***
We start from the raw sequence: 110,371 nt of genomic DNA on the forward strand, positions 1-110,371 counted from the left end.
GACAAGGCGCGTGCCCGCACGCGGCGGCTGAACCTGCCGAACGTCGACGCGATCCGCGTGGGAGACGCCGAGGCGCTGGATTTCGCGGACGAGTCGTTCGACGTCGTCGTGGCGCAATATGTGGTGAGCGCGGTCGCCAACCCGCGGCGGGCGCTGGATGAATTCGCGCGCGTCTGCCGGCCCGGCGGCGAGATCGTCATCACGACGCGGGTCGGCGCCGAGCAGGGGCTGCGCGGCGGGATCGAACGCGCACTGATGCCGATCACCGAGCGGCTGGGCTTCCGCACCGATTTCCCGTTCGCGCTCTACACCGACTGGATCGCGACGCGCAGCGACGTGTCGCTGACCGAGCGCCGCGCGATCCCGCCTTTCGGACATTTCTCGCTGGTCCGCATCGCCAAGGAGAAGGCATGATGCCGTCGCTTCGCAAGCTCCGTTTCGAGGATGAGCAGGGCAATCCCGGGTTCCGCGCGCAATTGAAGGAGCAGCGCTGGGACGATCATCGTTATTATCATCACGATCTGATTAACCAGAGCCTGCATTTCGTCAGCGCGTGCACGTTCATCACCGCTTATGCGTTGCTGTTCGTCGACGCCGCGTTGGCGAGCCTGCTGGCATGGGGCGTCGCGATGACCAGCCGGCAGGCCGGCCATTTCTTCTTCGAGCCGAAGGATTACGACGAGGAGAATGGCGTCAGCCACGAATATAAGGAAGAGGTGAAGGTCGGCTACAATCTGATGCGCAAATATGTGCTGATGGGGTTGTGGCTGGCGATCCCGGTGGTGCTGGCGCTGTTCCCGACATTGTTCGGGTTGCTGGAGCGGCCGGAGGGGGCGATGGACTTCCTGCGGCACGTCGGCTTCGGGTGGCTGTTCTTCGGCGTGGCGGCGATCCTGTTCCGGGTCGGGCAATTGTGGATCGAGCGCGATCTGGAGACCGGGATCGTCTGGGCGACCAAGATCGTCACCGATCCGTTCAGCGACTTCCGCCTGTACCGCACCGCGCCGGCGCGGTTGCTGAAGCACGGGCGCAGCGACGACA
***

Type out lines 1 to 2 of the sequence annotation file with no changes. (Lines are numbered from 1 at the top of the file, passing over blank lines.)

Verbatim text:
We start from the raw sequence: 110,371 nt of genomic DNA on the forward strand, positions 1-110,371 counted from the left end.
GACAAGGCGCGTGCCCGCACGCGGCGGCTGAACCTGCCGAACGTCGACGCGATCCGCGTGGGAGACGCCGAGGCGCTGGATTTCGCGGACGAGTCGTTCGACGTCGTCGTGGCGCAATATGTGGTGAGCGCGGTCGCCAACCCGCGGCGGGCGCTGGATGAATTCGCGCGCGTCTGCCGGCCCGGCGGCGAGATCGTCATCACGACGCGGGTCGGCGCCGAGCAGGGGCTGCGCGGCGGGATCGAACGCGCACTGATGCCGATCACCGAGCGGCTGGGCTTCCGCACCGATTTCCCGTTCGCGCTCTACACCGACTGGATCGCGACGCGCAGCGACGTGTCGCTGACCGAGCGCCGCGCGATCCCGCCTTTCGGACATTTCTCGCTGGTCCGCATCGCCAAGGAGAAGGCATGATGCCGTCGCTTCGCAAGCTCCGTTTCGAGGATGAGCAGGGCAATCCCGGGTTCCGCGCGCAATTGAAGGAGCAGCGCTGGGACGATCATCGTTATTATCATCACGATCTGATTAACCAGAGCCTGCATTTCGTCAGCGCGTGCACGTTCATCACCGCTTATGCGTTGCTGTTCGTCGACGCCGCGTTGGCGAGCCTGCTGGCATGGGGCGTCGCGATGACCAGCCGGCAGGCCGGCCATTTCTTCTTCGAGCCGAAGGATTACGACGAGGAGAATGGCGTCAGCCACGAATATAAGGAAGAGGTGAAGGTCGGCTACAATCTGATGCGCAAATATGTGCTGATGGGGTTGTGGCTGGCGATCCCGGTGGTGCTGGCGCTGTTCCCGACATTGTTCGGGTTGCTGGAGCGGCCGGAGGGGGCGATGGACTTCCTGCGGCACGTCGGCTTCGGGTGGCTGTTCTTCGGCGTGGCGGCGATCCTGTTCCGGGTCGGGCAATTGTGGATCGAGCGCGATCTGGAGACCGGGATCGTCTGGGCGACCAAGATCGTCACCGATCCGTTCAGCGACTTCCGCCTGTACCGCACCGCGCCGGCGCGGTTGCTGAAGCACGGGCGCAGCGACGACA